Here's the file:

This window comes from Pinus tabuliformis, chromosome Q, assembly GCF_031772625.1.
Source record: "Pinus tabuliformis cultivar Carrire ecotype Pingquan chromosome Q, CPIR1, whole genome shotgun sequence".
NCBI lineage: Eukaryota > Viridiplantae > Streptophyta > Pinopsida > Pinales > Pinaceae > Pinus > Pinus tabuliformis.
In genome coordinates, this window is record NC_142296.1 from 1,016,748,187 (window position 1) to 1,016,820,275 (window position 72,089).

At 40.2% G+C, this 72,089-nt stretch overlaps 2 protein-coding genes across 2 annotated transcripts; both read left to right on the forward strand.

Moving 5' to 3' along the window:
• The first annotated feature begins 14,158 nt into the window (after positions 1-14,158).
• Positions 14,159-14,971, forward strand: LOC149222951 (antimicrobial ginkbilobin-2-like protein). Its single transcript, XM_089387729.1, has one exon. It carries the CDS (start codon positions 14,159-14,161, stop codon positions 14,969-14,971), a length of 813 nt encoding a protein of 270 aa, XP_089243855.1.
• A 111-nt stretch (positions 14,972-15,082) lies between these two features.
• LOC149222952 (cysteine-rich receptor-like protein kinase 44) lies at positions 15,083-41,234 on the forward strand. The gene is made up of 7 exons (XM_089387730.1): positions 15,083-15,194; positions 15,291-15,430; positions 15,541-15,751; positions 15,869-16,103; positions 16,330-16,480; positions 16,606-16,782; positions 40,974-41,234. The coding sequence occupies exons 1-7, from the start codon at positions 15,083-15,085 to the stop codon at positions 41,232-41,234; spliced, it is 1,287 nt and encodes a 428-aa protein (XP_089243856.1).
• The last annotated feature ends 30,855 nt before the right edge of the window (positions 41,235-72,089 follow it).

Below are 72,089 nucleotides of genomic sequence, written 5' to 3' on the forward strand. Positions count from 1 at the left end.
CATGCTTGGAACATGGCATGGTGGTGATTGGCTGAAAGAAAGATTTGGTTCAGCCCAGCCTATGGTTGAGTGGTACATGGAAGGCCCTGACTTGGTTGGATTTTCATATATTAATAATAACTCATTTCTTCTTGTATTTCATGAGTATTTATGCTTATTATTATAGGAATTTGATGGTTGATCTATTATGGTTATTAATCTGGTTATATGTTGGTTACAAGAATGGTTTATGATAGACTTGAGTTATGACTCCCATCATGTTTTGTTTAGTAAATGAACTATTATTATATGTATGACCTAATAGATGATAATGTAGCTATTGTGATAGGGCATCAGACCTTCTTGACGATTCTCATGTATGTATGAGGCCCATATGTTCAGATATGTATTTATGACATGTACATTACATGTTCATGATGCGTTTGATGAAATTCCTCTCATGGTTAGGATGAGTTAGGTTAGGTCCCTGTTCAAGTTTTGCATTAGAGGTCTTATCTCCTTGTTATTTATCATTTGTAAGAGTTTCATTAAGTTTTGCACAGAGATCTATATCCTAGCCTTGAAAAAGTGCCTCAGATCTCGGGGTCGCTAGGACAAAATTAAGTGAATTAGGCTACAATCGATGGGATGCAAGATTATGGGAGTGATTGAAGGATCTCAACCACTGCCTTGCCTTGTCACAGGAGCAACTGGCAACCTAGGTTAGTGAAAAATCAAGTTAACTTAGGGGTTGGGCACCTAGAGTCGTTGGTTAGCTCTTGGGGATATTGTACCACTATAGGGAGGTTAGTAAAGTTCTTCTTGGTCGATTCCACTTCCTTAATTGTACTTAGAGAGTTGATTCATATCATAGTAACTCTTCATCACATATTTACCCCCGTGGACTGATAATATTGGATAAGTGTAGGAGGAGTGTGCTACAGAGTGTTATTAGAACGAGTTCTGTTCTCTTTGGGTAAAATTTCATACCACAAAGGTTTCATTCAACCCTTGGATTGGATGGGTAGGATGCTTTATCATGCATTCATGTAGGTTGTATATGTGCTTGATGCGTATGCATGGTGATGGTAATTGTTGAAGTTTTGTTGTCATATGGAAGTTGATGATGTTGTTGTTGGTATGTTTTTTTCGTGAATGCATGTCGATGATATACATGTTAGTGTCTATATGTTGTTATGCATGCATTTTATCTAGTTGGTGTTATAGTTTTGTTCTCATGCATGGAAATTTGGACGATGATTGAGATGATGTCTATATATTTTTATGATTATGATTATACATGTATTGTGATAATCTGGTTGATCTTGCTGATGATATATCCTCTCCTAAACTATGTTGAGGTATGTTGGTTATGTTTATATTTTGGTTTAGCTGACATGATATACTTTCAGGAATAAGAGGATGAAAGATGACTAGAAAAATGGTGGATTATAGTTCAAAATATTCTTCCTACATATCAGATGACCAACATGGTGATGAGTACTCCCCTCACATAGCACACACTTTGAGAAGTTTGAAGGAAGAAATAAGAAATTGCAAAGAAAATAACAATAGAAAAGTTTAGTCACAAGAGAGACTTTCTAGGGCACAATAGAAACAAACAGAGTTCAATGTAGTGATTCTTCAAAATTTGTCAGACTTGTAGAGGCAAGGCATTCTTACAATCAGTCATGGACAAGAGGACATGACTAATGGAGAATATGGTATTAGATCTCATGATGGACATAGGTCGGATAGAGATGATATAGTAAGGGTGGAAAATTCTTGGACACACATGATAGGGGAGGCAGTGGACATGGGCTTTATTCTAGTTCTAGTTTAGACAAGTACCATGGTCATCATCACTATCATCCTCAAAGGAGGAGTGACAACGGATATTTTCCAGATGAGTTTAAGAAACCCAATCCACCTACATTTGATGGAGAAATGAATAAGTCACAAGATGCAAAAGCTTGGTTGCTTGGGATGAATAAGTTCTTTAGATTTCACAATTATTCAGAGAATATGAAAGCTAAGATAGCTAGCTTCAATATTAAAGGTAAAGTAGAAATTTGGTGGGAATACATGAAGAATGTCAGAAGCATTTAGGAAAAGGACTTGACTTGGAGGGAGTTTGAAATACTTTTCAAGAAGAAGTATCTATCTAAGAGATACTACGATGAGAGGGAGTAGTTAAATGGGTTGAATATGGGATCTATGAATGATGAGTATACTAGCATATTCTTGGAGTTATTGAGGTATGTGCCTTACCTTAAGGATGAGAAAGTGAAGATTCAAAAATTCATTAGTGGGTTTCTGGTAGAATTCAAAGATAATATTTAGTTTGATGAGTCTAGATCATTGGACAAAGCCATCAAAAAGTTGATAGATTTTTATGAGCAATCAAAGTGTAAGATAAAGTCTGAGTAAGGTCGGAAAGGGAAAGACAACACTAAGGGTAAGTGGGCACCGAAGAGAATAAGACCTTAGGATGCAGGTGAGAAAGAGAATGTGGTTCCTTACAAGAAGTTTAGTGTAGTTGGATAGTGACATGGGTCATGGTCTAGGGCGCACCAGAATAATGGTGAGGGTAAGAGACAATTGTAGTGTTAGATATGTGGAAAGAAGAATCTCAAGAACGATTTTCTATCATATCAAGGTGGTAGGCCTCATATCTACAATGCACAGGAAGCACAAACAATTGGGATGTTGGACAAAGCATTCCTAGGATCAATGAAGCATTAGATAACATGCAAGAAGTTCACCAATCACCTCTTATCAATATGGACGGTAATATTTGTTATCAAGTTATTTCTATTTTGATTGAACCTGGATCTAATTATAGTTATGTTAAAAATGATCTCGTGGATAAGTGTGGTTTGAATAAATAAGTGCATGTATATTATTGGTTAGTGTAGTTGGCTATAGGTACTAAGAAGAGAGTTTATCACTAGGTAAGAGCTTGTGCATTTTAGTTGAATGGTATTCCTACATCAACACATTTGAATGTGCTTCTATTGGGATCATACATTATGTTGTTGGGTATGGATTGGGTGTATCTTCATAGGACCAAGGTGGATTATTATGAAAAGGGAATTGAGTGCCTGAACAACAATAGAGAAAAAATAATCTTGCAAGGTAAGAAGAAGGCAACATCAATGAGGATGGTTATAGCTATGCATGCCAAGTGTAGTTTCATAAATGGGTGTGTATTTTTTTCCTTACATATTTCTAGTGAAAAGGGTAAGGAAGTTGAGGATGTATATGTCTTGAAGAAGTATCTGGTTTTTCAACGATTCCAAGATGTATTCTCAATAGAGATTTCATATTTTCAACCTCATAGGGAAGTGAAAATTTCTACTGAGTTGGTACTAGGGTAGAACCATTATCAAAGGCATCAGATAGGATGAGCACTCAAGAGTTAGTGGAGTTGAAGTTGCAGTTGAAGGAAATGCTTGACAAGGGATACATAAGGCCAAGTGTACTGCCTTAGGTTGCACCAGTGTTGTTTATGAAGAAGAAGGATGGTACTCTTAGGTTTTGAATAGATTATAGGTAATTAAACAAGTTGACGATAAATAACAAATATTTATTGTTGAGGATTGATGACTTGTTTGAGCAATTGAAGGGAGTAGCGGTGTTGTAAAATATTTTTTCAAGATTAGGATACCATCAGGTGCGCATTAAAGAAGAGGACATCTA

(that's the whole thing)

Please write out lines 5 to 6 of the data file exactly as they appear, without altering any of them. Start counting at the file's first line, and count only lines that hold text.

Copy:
At 40.2% G+C, this 72,089-nt stretch overlaps 2 protein-coding genes across 2 annotated transcripts; both read left to right on the forward strand.

Moving 5' to 3' along the window: